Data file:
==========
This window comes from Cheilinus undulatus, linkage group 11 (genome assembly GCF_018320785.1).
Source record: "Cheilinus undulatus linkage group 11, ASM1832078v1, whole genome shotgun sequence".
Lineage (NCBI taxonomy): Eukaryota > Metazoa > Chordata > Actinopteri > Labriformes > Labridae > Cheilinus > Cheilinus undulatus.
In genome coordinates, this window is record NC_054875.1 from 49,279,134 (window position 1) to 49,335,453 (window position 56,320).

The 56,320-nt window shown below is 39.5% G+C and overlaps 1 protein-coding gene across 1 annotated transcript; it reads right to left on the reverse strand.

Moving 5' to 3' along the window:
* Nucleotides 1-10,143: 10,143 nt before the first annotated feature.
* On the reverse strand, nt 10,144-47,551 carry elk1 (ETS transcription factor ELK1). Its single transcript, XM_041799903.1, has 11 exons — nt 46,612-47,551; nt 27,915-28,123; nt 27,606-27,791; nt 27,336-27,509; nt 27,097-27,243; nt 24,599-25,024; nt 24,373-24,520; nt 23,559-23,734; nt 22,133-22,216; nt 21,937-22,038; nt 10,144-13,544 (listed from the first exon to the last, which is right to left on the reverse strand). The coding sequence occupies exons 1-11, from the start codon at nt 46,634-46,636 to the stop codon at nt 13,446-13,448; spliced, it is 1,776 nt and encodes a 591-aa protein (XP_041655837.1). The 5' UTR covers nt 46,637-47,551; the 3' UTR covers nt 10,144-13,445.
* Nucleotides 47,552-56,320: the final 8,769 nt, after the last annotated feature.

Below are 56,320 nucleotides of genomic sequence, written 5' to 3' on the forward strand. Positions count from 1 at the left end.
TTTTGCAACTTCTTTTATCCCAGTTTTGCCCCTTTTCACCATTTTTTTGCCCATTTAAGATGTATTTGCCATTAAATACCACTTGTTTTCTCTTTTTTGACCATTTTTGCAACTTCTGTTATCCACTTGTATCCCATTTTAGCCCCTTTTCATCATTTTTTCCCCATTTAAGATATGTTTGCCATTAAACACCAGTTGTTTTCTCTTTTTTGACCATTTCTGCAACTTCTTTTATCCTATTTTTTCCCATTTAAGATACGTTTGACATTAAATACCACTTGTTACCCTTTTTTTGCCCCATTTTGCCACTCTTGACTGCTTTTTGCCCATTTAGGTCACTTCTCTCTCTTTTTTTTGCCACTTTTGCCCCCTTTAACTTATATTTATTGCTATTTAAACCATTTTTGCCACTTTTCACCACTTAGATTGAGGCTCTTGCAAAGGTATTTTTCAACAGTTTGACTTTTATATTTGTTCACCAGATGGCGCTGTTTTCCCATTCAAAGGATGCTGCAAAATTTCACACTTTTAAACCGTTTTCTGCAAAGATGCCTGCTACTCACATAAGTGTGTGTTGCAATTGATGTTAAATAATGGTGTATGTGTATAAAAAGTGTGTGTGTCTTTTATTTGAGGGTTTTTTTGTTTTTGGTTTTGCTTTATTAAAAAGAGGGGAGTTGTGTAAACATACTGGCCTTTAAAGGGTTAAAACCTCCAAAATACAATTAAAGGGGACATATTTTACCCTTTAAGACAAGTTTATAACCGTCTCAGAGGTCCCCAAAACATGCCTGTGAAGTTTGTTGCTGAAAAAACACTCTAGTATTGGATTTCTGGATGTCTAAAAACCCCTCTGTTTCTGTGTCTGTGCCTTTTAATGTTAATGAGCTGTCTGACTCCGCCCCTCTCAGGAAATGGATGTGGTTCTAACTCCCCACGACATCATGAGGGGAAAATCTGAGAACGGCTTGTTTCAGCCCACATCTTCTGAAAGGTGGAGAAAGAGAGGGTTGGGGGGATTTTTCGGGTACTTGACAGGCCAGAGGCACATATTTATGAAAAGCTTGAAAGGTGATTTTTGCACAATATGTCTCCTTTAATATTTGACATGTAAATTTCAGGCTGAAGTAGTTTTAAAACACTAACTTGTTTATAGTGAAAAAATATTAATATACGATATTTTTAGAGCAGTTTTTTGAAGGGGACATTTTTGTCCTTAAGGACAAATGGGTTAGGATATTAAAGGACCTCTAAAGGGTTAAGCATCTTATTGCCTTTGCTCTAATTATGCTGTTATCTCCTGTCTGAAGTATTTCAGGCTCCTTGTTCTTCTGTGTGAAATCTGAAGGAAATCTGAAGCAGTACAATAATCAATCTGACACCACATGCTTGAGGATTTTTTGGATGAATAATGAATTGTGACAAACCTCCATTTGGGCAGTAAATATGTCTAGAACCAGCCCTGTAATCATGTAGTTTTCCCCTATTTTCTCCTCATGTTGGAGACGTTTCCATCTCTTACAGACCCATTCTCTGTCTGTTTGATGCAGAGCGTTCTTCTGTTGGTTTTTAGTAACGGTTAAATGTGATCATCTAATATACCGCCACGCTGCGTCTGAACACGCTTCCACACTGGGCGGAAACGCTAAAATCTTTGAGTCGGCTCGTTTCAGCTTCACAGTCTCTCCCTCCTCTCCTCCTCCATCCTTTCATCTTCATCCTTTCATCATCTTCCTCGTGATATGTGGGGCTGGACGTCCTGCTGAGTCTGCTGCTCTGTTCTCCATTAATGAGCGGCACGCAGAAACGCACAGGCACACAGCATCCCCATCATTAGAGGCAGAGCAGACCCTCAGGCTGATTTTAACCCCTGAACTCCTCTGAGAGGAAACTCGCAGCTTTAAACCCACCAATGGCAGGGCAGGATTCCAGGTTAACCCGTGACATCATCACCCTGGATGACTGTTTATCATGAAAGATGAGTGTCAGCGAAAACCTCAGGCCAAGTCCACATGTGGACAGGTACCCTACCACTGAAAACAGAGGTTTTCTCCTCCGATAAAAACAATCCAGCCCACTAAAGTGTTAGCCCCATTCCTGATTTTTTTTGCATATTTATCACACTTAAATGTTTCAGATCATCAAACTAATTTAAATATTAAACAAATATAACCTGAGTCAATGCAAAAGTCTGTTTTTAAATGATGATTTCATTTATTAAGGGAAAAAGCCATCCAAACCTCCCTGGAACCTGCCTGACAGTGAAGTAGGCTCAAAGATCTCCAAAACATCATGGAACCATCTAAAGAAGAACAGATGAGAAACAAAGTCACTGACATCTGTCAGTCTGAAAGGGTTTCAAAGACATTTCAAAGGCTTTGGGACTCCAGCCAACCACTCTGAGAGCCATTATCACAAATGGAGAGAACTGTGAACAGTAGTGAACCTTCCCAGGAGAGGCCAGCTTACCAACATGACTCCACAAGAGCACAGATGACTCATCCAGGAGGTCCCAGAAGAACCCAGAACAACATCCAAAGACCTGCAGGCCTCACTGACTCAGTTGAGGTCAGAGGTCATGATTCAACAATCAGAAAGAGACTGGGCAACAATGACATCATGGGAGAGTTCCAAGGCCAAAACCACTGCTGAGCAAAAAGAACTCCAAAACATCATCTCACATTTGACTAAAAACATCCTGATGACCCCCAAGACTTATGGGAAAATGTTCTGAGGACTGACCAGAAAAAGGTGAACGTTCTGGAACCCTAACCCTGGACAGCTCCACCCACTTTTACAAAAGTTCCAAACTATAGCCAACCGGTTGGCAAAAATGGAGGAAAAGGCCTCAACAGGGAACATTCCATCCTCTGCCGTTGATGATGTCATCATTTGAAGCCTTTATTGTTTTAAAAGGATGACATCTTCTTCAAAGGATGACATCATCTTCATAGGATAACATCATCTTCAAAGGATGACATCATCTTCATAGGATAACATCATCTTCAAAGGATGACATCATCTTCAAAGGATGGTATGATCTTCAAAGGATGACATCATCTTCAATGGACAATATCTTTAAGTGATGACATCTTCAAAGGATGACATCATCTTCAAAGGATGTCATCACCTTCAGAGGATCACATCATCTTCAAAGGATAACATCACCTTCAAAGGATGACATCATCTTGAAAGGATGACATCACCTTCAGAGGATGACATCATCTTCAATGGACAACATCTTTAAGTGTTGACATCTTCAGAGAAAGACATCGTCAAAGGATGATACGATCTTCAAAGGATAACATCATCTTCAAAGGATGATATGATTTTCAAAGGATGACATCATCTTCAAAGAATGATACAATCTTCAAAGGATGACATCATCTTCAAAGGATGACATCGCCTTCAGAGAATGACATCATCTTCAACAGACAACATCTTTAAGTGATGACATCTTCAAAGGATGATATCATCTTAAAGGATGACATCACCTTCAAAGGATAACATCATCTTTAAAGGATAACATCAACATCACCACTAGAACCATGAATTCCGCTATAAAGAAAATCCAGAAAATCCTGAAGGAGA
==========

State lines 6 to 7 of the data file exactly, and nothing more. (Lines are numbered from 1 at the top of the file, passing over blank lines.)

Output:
Moving 5' to 3' along the window:
* Nucleotides 1-10,143: 10,143 nt before the first annotated feature.